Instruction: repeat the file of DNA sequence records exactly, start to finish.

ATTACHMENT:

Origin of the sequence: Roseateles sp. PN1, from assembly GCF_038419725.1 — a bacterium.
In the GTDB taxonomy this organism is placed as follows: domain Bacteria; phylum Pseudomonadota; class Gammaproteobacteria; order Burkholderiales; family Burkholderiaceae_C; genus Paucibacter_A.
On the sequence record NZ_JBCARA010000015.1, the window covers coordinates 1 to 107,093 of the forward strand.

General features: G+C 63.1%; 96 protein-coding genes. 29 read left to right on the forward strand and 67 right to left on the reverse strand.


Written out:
Origin of the sequence: Roseateles sp. PN1, from assembly GCF_038419725.1 — a bacterium.
In the GTDB taxonomy this organism is placed as follows: domain Bacteria; phylum Pseudomonadota; class Gammaproteobacteria; order Burkholderiales; family Burkholderiaceae_C; genus Paucibacter_A.
On the sequence record NZ_JBCARA010000015.1, the window covers coordinates 1 to 107,093 of the forward strand.

General features: G+C 63.1%; 96 protein-coding genes. 29 read left to right on the forward strand and 67 right to left on the reverse strand.